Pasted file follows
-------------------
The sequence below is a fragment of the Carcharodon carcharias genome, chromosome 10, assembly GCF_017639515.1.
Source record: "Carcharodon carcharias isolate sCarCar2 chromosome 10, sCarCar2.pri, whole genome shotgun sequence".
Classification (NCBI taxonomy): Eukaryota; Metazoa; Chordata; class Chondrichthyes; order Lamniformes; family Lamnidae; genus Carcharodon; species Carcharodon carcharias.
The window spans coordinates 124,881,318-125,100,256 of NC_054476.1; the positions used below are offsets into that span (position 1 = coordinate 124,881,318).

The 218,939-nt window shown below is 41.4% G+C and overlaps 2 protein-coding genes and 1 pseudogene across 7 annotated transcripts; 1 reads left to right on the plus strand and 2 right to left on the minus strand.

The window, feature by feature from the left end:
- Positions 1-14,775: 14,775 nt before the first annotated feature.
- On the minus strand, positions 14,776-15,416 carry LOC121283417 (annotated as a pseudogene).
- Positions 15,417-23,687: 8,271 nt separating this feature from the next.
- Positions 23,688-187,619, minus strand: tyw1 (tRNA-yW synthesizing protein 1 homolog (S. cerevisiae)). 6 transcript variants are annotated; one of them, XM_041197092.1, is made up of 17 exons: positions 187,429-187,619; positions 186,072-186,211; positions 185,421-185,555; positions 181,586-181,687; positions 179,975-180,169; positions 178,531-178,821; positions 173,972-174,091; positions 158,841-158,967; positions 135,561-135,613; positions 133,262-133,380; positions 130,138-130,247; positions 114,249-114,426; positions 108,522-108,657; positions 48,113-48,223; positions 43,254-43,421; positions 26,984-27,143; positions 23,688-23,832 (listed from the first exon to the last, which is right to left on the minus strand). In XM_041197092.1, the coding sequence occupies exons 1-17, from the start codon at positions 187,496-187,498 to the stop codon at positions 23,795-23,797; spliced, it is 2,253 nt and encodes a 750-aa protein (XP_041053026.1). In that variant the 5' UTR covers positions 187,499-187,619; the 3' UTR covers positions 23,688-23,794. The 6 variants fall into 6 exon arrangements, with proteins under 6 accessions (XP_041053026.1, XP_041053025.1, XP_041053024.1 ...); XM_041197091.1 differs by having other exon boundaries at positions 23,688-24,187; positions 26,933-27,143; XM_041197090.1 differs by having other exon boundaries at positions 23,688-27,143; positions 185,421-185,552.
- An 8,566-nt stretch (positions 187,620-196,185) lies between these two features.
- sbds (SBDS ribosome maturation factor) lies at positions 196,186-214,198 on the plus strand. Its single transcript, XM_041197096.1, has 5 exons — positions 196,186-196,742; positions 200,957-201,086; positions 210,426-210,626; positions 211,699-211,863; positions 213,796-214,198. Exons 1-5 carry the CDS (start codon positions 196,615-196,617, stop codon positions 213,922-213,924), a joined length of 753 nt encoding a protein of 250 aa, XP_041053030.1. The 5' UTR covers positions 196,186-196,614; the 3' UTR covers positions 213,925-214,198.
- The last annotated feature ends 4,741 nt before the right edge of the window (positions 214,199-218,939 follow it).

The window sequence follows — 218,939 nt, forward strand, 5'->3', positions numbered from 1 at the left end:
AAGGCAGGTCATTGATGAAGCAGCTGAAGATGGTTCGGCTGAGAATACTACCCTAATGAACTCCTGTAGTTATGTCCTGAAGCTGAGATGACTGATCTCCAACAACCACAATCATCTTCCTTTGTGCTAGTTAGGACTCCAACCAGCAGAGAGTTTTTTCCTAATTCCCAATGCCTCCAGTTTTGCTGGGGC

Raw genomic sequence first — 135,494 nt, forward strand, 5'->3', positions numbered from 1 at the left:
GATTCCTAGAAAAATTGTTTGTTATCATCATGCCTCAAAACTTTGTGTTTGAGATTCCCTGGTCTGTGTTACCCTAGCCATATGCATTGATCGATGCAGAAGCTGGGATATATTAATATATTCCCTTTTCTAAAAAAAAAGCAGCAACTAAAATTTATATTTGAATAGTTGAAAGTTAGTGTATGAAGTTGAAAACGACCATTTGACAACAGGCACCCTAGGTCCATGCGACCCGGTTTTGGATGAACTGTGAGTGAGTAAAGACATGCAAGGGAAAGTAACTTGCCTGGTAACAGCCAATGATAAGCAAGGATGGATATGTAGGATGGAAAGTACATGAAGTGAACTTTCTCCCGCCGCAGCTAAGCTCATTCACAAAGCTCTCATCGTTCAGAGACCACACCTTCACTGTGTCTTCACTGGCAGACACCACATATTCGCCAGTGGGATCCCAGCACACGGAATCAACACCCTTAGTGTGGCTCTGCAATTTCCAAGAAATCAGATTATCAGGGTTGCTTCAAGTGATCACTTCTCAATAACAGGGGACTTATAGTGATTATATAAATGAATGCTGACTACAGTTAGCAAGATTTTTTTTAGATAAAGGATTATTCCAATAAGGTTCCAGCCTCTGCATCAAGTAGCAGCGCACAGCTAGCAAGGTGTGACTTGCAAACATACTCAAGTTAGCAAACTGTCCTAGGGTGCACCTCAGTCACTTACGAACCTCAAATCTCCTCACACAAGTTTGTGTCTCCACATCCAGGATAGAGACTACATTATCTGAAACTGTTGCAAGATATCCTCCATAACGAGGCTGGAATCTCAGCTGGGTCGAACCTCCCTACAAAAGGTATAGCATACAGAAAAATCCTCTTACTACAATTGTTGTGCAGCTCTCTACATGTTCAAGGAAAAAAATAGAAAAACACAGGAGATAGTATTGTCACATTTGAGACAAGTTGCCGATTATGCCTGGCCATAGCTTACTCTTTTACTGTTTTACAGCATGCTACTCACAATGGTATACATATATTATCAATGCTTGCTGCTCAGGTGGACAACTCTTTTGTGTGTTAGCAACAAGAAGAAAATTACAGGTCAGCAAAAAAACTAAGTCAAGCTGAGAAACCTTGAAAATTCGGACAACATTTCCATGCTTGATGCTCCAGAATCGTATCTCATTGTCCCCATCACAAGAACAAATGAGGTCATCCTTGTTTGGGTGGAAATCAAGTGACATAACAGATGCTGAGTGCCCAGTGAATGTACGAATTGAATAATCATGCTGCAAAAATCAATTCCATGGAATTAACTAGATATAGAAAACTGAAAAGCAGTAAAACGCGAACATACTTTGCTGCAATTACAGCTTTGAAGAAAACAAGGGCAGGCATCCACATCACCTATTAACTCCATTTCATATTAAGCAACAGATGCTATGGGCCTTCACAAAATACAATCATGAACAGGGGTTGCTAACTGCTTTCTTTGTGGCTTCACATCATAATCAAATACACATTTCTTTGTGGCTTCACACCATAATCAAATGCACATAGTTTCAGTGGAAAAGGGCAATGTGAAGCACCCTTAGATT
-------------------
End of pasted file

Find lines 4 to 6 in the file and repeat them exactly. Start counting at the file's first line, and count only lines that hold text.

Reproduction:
The window spans coordinates 124,881,318-125,100,256 of NC_054476.1; the positions used below are offsets into that span (position 1 = coordinate 124,881,318).

The 218,939-nt window shown below is 41.4% G+C and overlaps 2 protein-coding genes and 1 pseudogene across 7 annotated transcripts; 1 reads left to right on the plus strand and 2 right to left on the minus strand.

The window, feature by feature from the left end: